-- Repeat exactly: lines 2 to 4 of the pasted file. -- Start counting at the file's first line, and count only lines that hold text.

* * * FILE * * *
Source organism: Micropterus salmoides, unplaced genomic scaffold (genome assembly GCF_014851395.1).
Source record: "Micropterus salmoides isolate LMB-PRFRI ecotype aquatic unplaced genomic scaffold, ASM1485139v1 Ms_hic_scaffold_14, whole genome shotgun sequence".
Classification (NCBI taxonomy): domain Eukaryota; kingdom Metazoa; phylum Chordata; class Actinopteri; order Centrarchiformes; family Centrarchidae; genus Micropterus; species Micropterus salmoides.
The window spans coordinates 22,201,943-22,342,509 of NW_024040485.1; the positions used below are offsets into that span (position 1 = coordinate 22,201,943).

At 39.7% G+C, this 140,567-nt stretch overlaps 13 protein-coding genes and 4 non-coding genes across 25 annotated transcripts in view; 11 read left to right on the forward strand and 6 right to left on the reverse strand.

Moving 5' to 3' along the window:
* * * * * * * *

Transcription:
Source record: "Micropterus salmoides isolate LMB-PRFRI ecotype aquatic unplaced genomic scaffold, ASM1485139v1 Ms_hic_scaffold_14, whole genome shotgun sequence".
Classification (NCBI taxonomy): domain Eukaryota; kingdom Metazoa; phylum Chordata; class Actinopteri; order Centrarchiformes; family Centrarchidae; genus Micropterus; species Micropterus salmoides.
The window spans coordinates 22,201,943-22,342,509 of NW_024040485.1; the positions used below are offsets into that span (position 1 = coordinate 22,201,943).